The perils of the dreadful ocean o'er, The trunpet's sound proclaim'd a inilder sky, Cause to regret his wealth no more shall find, And bloodshed told us when the sun was nigh. Nor curse the mercy of the sea and wind; But now (so-soon is Britain's blessing seen,

By hardest fate condemy'd to serve a fue, When such as you are near her glorious queen!) And give bim strength to strike a deeper blow. Now peace, though long repuls'd, arrives at last, Sweet Philomela providently flies and bids us smile on all our labours past;

To distant woods and streams, for such supplies, Bids every nation cease her wonted moan, To feed her young, and make thein try the wing, And every monarch call his crown his own: And with their tender notes attempt to sing: To valour gentler virtues now succeed;

Mean while, the fowler spreads his secret snare, No longer is the great man born to bleed;

And renders vain the tuneful mother's care,
Renowu'd in councils, brave Argyle shall tell, Britannia's bold adventurer of late,
Wisdom and prowess in one breast may dwell : The foaming ocean plow'd with equal fate.
Through milder tracts he soars to deathless fame, Goodness is greatness in its utmost height,
And without trembling we resound his naine, And power a curse, if not a friend to right:

No more the rising barrest whets the sword, To conquer is to make dissension cease,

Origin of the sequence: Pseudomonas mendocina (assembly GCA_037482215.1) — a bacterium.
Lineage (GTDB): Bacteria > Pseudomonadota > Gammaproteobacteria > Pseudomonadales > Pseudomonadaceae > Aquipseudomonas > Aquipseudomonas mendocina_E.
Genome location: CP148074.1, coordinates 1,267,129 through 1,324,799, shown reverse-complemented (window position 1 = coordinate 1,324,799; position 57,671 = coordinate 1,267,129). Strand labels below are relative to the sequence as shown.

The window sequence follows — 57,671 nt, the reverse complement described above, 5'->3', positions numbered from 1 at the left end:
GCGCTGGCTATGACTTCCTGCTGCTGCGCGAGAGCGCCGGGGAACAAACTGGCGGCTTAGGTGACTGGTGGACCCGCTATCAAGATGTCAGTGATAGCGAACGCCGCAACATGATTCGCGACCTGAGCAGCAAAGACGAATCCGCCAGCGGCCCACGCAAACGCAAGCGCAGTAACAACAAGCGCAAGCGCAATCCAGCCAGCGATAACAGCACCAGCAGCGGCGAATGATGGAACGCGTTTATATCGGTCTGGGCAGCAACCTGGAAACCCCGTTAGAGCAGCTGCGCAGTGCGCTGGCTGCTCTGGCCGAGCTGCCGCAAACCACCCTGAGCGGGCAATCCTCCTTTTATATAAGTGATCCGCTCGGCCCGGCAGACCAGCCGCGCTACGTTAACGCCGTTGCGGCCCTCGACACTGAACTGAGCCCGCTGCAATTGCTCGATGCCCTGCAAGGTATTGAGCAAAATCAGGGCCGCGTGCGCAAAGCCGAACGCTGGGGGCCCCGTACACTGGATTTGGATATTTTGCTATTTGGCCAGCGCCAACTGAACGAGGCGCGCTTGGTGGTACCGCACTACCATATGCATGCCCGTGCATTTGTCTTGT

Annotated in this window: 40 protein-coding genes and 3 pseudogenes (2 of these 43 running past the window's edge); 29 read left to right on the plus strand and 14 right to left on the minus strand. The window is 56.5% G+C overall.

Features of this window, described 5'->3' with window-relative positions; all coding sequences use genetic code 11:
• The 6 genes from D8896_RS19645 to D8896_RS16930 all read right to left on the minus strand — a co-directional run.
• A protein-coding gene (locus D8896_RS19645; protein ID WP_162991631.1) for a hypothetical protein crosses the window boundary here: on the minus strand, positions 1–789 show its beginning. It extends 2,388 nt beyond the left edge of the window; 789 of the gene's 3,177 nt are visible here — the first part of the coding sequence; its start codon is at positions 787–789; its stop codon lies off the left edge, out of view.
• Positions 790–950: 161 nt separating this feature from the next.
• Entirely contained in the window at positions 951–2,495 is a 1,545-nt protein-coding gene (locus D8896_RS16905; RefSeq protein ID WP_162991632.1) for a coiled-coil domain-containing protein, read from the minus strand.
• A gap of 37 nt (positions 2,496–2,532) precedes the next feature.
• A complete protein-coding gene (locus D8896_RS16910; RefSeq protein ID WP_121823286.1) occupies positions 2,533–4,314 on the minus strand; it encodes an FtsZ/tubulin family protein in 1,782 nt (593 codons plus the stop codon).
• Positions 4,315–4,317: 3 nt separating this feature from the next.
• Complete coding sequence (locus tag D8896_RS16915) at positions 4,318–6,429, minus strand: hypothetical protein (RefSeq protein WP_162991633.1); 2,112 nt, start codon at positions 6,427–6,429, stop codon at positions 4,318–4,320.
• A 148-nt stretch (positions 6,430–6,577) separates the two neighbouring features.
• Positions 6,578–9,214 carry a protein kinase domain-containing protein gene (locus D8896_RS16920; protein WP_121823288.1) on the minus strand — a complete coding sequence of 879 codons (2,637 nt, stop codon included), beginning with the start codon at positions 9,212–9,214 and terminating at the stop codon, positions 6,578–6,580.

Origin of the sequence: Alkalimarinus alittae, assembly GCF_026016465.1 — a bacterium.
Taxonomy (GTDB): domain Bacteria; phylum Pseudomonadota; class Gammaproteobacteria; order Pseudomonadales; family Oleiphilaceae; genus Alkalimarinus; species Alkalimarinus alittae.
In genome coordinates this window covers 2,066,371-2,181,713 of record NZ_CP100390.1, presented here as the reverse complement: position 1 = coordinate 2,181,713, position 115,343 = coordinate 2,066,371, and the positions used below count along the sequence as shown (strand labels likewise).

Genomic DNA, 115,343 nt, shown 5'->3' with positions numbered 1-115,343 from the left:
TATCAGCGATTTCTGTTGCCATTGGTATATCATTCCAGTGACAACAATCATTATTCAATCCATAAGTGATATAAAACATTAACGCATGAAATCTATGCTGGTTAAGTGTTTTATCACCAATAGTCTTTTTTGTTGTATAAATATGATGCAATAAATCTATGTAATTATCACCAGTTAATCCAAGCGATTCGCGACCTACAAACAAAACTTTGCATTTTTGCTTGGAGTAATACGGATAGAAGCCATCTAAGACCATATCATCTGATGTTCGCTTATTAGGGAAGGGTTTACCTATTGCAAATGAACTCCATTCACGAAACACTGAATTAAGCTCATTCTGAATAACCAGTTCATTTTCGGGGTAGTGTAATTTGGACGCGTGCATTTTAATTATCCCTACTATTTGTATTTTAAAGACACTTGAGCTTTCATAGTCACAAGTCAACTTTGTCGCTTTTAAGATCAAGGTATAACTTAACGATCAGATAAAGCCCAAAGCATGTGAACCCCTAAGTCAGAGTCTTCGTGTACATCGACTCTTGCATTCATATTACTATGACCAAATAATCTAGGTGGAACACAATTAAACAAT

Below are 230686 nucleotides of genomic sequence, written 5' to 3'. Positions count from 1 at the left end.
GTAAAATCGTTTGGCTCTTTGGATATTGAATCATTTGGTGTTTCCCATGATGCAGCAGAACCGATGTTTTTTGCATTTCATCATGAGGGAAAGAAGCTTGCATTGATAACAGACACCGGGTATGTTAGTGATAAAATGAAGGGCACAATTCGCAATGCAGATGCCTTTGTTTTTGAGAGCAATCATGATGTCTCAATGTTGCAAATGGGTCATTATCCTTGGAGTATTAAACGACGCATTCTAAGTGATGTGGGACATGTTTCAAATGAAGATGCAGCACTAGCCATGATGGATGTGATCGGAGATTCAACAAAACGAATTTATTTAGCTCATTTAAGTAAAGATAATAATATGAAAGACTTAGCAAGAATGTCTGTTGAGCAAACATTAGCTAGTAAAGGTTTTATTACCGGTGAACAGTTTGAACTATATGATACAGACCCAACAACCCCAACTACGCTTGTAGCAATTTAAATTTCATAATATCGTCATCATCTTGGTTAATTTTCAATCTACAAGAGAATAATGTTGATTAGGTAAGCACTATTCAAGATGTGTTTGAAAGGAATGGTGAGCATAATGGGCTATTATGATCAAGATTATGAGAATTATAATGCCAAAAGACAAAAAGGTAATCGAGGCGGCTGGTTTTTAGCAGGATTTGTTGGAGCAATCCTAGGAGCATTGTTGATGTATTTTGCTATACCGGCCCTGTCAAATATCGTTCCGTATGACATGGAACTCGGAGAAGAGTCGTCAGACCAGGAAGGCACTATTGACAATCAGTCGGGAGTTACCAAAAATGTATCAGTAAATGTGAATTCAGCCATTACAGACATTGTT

No longer waves uncertain of its lord ;

That man may serve the King of kings in peace. Who cast the seed, the golden sheaf shall claim, Religion now shall all her rays dispense, Vor chance of battle change the master's name. And shine abroad in perfect excellence; Each stream unstain'd with blood more smoothly Else we may dread some greater curse at hand, The brighter Sun a fuller day bestows; (tows; To scourge a thoughtless and ungrateful land: All Nature seems to wear a cheerful face,

Now war is weary, and retir’d to rest; And thank great Anna for returning peace. The meagre famine, and the spotted pest,

The patient thus, when on his bed of pain, Deputed in her stead, may blast the day, No longer be invokes the godsin vain,

And sweep the relics of the sword away. But rises to new life; in every tield

When peaceful Numa fill'd the Roman ihrone, He finds Elysium, rivers nectar yield;

Jove in the fulness of his glory shone; Nothing so cheap and vulgar but can please, Wise Sulomon, a stranger to the sword, And borrow beauties from his late disease.

Was born to raise a temple to the Lord. Nor is it peace alone, but such a peace,